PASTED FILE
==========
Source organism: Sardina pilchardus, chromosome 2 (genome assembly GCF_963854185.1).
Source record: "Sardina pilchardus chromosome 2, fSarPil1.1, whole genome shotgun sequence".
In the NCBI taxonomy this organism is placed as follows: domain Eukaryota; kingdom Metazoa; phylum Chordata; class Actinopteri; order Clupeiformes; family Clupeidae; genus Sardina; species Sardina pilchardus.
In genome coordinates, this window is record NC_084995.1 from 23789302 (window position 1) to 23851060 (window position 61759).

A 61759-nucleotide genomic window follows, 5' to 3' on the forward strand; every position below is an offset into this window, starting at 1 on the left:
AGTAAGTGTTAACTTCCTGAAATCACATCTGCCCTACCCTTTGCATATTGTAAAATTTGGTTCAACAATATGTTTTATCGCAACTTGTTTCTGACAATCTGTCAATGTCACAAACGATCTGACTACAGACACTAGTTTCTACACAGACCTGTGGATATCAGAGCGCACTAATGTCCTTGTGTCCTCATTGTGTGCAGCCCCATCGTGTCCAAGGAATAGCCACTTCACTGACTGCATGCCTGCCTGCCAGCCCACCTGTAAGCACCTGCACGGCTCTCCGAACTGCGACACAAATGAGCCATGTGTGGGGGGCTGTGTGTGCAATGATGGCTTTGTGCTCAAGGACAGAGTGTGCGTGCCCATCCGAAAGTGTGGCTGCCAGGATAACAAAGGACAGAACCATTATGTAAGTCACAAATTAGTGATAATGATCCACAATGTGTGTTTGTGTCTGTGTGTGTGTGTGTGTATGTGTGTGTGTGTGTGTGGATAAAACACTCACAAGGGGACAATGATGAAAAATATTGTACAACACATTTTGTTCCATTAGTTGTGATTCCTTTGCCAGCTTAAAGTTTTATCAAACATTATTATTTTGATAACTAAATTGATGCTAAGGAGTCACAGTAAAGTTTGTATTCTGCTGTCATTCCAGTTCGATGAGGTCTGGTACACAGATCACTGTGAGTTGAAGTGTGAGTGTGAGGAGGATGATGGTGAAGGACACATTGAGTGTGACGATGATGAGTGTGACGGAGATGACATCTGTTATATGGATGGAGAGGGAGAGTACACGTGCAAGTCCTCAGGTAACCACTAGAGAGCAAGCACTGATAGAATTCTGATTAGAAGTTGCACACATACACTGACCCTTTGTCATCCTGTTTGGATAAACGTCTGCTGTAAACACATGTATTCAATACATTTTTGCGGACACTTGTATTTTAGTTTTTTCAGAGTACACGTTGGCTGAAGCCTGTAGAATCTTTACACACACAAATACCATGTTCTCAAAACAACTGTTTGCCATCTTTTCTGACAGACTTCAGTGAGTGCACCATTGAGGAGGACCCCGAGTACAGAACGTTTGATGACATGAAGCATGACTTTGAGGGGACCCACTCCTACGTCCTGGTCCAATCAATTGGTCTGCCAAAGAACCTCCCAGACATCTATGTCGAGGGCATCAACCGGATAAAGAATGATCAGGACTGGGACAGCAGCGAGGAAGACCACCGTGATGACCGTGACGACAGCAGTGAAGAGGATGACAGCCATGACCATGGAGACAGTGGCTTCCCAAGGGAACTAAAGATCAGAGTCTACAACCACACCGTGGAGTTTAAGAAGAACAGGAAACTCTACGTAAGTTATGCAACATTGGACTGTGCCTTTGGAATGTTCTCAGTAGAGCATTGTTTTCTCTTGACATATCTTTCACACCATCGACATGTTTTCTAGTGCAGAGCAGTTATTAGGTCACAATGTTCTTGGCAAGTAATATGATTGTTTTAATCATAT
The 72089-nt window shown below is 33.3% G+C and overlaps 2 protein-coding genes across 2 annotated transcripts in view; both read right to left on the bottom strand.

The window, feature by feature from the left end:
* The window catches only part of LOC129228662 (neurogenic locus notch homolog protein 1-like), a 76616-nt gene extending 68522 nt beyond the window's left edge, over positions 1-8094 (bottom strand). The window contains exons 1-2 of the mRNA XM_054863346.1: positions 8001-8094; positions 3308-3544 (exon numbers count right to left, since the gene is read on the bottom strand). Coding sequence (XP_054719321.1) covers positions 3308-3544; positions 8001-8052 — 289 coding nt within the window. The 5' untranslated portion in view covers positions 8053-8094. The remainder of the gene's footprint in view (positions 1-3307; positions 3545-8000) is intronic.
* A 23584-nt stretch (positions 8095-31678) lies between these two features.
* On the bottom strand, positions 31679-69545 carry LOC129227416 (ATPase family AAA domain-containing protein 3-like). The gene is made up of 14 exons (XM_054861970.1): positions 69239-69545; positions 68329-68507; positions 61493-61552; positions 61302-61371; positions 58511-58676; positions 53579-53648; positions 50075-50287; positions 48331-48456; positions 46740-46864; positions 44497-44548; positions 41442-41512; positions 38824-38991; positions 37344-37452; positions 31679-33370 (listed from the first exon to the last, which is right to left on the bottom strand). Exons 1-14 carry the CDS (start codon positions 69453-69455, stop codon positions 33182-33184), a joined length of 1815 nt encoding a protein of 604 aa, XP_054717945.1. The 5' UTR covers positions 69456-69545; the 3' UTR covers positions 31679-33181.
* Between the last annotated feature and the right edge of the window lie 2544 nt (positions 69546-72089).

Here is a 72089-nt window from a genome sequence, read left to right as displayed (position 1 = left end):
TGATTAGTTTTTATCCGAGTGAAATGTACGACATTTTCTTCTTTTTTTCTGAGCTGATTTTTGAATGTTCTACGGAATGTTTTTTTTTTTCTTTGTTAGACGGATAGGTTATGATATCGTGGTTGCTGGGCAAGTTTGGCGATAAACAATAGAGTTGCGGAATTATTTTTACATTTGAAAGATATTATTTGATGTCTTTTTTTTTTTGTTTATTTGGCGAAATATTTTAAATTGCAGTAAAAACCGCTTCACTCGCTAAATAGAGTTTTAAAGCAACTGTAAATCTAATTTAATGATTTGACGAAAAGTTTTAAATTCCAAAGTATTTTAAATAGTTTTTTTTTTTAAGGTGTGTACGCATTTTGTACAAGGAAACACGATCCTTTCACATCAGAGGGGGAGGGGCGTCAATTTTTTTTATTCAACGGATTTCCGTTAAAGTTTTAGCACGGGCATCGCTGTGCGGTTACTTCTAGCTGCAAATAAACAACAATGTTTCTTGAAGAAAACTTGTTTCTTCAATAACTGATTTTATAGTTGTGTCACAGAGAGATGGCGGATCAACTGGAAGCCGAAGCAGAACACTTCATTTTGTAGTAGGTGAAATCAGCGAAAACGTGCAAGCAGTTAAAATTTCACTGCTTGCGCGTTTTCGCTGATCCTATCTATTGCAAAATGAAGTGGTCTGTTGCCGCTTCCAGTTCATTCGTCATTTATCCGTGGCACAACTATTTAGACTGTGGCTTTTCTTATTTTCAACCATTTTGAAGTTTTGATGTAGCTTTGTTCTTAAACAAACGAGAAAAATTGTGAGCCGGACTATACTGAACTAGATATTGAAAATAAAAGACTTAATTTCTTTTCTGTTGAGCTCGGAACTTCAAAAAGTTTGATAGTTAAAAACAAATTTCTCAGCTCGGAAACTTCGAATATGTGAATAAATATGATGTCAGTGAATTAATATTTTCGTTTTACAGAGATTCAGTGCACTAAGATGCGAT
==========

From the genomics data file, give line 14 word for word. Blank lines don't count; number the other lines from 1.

TGATTAGTTTTTATCCGAGTGAAATGTACGACATTTTCTTCTTTTTTTCTGAGCTGATTTTTGAATGTTCTACGGAATGTTTTTTTTTTTCTTTGTTAGACGGATAGGTTATGATATCGTGGTTGCTGGGCAAGTTTGGCGATAAACAATAGAGTTGCGGAATTATTTTTACATTTGAAAGATATTATTTGATGTCTTTTTTTTTTTGTTTATTTGGCGAAATATTTTAAATTGCAGTAAAAACCGCTTCACTCGCTAAATAGAGTTTTAAAGCAACTGTAAATCTAATTTAATGATTTGACGAAAAGTTTTAAATTCCAAAGTATTTTAAATAGTTTTTTTTTTTAAGGTGTGTACGCATTTTGTACAAGGAAACACGATCCTTTCACATCAGAGGGGGAGGGGCGTCAATTTTTTTTATTCAACGGATTTCCGTTAAAGTTTTAGCACGGGCATCGCTGTGCGGTTACTTCTAGCTGCAAATAAACAACAATGTTTCTTGAAGAAAACTTGTTTCTTCAATAACTGATTTTATAGTTGTGTCACAGAGAGATGGCGGATCAACTGGAAGCCGAAGCAGAACACTTCATTTTGTAGTAGGTGAAATCAGCGAAAACGTGCAAGCAGTTAAAATTTCACTGCTTGCGCGTTTTCGCTGATCCTATCTATTGCAAAATGAAGTGGTCTGTTGCCGCTTCCAGTTCATTCGTCATTTATCCGTGGCACAACTATTTAGACTGTGGCTTTTCTTATTTTCAACCATTTTGAAGTTTTGATGTAGCTTTGTTCTTAAACAAACGAGAAAAATTGTGAGCCGGACTATACTGAACTAGATATTGAAAATAAAAGACTTAATTTCTTTTCTGTTGAGCTCGGAACTTCAAAAAGTTTGATAGTTAAAAACAAATTTCTCAGCTCGGAAACTTCGAATATGTGAATAAATATGATGTCAGTGAATTAATATTTTCGTTTTACAGAGATTCAGTGCACTAAGATGCGAT